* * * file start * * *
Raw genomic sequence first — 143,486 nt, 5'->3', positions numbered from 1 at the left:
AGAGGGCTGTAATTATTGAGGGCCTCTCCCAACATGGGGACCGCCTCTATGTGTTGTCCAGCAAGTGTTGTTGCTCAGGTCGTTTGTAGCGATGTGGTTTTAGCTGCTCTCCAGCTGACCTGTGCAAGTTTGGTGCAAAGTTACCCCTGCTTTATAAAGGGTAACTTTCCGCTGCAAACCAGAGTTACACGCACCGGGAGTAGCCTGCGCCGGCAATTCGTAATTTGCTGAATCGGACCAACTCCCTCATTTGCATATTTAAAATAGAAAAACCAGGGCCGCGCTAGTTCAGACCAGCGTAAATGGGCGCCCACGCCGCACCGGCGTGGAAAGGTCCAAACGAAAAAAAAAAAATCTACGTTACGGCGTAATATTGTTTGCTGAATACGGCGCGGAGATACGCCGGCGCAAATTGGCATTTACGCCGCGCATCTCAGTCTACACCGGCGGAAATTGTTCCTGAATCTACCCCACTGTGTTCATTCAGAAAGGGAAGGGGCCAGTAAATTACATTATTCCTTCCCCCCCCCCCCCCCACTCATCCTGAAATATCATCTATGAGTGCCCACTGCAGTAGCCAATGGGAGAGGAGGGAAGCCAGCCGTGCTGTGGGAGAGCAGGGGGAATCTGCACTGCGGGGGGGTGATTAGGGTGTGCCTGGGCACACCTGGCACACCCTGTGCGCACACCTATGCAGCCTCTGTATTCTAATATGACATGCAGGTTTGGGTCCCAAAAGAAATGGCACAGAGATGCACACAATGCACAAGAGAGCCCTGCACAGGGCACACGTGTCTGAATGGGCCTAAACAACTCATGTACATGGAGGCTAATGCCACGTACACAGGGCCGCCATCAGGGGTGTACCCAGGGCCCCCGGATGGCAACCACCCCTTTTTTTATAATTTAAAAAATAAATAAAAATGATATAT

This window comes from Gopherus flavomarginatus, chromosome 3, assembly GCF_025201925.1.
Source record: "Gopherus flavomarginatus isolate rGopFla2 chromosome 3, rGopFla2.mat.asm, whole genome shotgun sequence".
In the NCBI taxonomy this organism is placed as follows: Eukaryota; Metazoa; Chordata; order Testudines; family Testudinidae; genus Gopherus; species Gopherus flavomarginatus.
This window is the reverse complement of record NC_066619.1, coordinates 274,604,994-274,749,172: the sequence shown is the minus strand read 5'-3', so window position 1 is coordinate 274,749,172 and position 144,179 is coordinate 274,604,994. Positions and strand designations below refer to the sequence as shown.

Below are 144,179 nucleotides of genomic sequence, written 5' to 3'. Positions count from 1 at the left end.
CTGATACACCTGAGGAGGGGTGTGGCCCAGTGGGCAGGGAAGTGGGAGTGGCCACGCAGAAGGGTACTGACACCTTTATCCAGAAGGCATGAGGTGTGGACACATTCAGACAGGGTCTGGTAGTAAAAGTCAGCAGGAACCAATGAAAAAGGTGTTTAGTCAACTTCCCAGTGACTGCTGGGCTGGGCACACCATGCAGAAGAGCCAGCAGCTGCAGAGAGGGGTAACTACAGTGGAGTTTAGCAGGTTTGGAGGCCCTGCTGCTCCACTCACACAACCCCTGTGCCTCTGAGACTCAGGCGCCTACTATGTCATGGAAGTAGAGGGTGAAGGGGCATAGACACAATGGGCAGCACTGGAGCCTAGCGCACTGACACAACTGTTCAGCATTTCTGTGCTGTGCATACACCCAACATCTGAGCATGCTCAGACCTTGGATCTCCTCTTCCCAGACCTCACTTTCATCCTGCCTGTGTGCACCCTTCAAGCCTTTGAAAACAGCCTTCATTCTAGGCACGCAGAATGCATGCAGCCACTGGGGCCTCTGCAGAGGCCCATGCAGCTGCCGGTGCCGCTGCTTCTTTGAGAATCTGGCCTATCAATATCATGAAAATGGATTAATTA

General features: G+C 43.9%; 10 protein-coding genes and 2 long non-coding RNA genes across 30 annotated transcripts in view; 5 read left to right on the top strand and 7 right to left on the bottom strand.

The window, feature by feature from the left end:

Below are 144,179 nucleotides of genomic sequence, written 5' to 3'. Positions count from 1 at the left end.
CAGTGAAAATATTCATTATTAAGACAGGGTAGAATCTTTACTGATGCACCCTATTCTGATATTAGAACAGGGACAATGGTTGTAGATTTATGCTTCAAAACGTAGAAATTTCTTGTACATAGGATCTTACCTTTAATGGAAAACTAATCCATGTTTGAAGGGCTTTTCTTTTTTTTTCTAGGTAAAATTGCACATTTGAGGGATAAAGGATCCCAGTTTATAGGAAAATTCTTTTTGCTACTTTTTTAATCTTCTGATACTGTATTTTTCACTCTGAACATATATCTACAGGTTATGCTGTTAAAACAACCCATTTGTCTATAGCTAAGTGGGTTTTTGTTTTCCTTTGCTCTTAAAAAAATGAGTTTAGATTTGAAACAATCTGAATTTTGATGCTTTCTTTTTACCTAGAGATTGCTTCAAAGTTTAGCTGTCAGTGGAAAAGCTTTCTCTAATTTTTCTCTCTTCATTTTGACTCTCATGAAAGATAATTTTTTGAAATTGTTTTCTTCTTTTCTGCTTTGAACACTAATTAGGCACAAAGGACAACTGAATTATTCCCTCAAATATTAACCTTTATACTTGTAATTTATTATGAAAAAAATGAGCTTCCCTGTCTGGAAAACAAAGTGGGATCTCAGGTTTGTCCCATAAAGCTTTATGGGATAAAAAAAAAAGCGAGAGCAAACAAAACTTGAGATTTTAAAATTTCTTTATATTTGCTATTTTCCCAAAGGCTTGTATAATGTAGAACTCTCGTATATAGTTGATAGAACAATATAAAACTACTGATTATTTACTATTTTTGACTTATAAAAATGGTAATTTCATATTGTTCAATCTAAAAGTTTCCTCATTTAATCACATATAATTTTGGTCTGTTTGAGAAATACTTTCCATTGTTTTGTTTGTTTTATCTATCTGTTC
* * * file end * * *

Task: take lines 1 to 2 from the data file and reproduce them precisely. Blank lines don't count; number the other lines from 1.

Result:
Raw genomic sequence first — 143,486 nt, 5'->3', positions numbered from 1 at the left:
AGAGGGCTGTAATTATTGAGGGCCTCTCCCAACATGGGGACCGCCTCTATGTGTTGTCCAGCAAGTGTTGTTGCTCAGGTCGTTTGTAGCGATGTGGTTTTAGCTGCTCTCCAGCTGACCTGTGCAAGTTTGGTGCAAAGTTACCCCTGCTTTATAAAGGGTAACTTTCCGCTGCAAACCAGAGTTACACGCACCGGGAGTAGCCTGCGCCGGCAATTCGTAATTTGCTGAATCGGACCAACTCCCTCATTTGCATATTTAAAATAGAAAAACCAGGGCCGCGCTAGTTCAGACCAGCGTAAATGGGCGCCCACGCCGCACCGGCGTGGAAAGGTCCAAACGAAAAAAAAAAAATCTACGTTACGGCGTAATATTGTTTGCTGAATACGGCGCGGAGATACGCCGGCGCAAATTGGCATTTACGCCGCGCATCTCAGTCTACACCGGCGGAAATTGTTCCTGAATCTACCCCACTGTGTTCATTCAGAAAGGGAAGGGGCCAGTAAATTACATTATTCCTTCCCCCCCCCCCCCCCACTCATCCTGAAATATCATCTATGAGTGCCCACTGCAGTAGCCAATGGGAGAGGAGGGAAGCCAGCCGTGCTGTGGGAGAGCAGGGGGAATCTGCACTGCGGGGGGGTGATTAGGGTGTGCCTGGGCACACCTGGCACACCCTGTGCGCACACCTATGCAGCCTCTGTATTCTAATATGACATGCAGGTTTGGGTCCCAAAAGAAATGGCACAGAGATGCACACAATGCACAAGAGAGCCCTGCACAGGGCACACGTGTCTGAATGGGCCTAAACAACTCATGTACATGGAGGCTAATGCCACGTACACAGGGCCGCCATCAGGGGTGTACCCAGGGCCCCCGGATGGCAACCACCCCTTTTTTTATAATTTAAAAAATAAATAAAAATGATATAT